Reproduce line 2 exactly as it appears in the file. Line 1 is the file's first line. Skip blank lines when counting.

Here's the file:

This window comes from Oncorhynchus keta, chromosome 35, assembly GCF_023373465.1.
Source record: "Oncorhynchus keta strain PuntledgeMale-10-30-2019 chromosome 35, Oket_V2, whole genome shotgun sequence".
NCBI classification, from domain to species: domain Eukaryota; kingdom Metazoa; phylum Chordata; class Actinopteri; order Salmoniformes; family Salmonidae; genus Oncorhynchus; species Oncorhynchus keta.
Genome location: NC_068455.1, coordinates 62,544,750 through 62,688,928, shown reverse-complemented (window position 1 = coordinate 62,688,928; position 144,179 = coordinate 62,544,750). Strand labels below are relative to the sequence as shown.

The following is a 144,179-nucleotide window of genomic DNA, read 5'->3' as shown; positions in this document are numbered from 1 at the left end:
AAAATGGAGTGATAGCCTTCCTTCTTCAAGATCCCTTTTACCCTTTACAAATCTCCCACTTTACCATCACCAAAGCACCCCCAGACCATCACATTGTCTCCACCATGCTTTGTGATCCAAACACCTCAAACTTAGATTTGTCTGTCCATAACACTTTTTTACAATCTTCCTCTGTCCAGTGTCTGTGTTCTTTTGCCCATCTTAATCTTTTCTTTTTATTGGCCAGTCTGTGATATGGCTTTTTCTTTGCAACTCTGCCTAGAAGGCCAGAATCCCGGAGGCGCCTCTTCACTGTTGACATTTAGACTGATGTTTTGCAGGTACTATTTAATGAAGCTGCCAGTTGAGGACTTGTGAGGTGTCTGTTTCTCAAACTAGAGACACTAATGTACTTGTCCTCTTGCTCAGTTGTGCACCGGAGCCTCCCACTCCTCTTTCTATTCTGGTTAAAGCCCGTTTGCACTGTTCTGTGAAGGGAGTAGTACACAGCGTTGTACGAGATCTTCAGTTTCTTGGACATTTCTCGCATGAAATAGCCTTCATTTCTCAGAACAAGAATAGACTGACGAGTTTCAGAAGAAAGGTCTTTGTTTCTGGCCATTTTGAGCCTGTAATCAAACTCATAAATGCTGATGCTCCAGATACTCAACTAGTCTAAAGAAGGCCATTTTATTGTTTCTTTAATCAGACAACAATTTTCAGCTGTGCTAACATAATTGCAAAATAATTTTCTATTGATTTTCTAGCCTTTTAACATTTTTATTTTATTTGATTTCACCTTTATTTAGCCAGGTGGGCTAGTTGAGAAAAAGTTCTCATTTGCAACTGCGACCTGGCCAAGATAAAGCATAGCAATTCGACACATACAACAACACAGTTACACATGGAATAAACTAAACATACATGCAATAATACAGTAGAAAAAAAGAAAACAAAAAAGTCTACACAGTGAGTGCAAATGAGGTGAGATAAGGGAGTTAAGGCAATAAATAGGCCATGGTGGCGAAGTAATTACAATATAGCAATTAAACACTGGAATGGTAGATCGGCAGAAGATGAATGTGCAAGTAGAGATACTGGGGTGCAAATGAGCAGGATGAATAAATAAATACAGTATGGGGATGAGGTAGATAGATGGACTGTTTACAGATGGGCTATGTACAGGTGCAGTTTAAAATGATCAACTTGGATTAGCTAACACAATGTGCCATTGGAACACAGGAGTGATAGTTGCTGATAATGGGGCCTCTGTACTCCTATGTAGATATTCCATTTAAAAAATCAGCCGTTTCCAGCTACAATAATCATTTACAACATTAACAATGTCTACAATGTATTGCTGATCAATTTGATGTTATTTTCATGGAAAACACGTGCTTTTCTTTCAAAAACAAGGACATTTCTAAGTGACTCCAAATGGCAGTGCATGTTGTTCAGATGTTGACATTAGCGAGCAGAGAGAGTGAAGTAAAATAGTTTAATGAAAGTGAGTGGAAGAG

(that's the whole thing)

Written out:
Source record: "Oncorhynchus keta strain PuntledgeMale-10-30-2019 chromosome 35, Oket_V2, whole genome shotgun sequence".